The Catholic Church of France raises 20 million euros to compensate child victims of sexual abuse
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Catholic dioceses in France have raised 20 million euros ($22.6 million) to compensate thousands of victims of historic child sexual abuse by clergy, the fund responsible for raising the funds announced on Tuesday.
Church officials have come under intense pressure to recognize and compensate victims after a landmark French inquiry confirmed widespread abuse of minors by priests, deacons and lay members of the Church dating back to the 1950s .
“It’s a first step. The Church has followed through on its commitment,” the president of the Selam fund, Gilles Vermot-Desroches, told AFP after the meeting of its board of directors on Monday. .
A first amount of five million euros will be reserved for compensation claims studied by an independent committee set up following the damning report on the abuses, published in October.
It revealed that 216,000 minors had been abused by clergy over the past seven decades, a number that jumped to 330,000 when complaints against lay members of the Church are included, such as teachers in Catholic schools.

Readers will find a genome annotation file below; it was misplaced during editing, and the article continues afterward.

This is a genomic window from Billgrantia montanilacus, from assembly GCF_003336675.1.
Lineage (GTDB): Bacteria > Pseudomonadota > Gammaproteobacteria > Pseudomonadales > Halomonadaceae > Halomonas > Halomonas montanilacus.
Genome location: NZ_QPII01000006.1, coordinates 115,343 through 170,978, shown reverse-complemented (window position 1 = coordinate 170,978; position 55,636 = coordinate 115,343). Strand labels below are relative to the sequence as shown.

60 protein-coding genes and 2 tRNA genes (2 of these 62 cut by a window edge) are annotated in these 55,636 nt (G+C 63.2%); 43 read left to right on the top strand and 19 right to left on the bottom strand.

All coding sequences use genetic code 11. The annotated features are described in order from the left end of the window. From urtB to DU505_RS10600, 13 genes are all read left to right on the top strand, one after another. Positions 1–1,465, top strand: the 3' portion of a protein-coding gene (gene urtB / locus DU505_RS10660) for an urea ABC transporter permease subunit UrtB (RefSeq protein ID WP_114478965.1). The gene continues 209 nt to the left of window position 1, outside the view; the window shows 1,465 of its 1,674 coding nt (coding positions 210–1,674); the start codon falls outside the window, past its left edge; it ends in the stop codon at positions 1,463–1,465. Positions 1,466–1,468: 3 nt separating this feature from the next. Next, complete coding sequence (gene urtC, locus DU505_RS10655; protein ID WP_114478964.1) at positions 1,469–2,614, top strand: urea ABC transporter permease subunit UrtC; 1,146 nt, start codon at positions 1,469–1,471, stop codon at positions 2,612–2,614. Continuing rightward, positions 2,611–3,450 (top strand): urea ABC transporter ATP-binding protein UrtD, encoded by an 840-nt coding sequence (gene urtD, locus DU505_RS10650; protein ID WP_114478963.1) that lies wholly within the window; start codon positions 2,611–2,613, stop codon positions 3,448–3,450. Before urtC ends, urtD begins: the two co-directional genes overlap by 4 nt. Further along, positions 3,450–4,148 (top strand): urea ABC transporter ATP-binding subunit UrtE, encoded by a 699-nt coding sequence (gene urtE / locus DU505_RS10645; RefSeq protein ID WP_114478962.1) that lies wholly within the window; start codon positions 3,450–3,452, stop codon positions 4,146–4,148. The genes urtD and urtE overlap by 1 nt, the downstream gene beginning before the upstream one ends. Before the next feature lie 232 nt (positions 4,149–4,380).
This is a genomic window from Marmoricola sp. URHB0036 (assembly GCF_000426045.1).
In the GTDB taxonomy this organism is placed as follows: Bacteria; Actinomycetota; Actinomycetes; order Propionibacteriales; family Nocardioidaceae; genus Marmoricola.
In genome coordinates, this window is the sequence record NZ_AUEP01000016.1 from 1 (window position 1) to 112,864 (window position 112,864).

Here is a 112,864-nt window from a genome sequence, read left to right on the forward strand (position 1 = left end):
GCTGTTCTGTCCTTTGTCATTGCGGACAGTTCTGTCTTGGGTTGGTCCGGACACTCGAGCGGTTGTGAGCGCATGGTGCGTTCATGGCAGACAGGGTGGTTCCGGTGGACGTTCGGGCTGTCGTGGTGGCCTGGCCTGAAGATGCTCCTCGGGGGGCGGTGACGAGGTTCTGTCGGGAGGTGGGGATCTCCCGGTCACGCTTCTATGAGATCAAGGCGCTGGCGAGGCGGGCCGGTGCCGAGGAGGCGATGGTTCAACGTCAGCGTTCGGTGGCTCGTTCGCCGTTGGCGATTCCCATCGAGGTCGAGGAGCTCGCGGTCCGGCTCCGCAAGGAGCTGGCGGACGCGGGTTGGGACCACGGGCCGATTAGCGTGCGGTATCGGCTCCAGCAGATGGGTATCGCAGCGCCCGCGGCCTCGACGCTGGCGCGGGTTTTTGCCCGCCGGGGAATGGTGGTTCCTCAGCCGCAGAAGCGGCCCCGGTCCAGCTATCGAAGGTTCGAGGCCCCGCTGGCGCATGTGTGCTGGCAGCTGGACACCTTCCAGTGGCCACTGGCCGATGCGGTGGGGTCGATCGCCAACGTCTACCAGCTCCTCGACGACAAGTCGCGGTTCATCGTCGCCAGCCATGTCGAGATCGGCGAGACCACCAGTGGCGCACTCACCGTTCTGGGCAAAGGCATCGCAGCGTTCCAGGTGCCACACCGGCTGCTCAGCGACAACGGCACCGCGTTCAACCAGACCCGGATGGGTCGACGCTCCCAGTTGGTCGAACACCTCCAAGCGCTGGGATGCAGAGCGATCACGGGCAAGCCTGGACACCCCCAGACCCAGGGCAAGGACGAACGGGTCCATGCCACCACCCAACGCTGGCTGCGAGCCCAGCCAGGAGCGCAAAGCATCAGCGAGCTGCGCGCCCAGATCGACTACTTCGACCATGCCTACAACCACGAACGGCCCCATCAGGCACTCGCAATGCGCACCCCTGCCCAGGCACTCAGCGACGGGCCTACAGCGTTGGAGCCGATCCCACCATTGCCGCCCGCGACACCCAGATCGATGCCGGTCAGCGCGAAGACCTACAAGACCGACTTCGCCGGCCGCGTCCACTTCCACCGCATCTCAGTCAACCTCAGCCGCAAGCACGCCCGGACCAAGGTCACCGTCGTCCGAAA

The commission that produced the report decried the “systemic nature” of efforts to shield clergy from lawsuits and urged the church to pay victims out of its own assets, instead of asking parishioners to contribute.
Eric de Moulins-Beaufort, head of the Episcopal Conference of France (CEF), said the Church would sell real estate and exploit its financial assets, and possibly take out bank loans to raise funds.
But he also told parishioners they could donate to the fund.
Vermot-Desroches did not provide a detailed breakdown of the source of the initial 20 million euros, but said the CEF, individual bishops and the “vast majority” of dioceses across France contributed.
Associations of victims have demanded compensation which would cost the Church tens of millions of euros.
Widespread cases of sexual abuse in the Church around the world have become one of the biggest challenges for Pope Francis, who expressed his “shame” after the publication of the French investigation.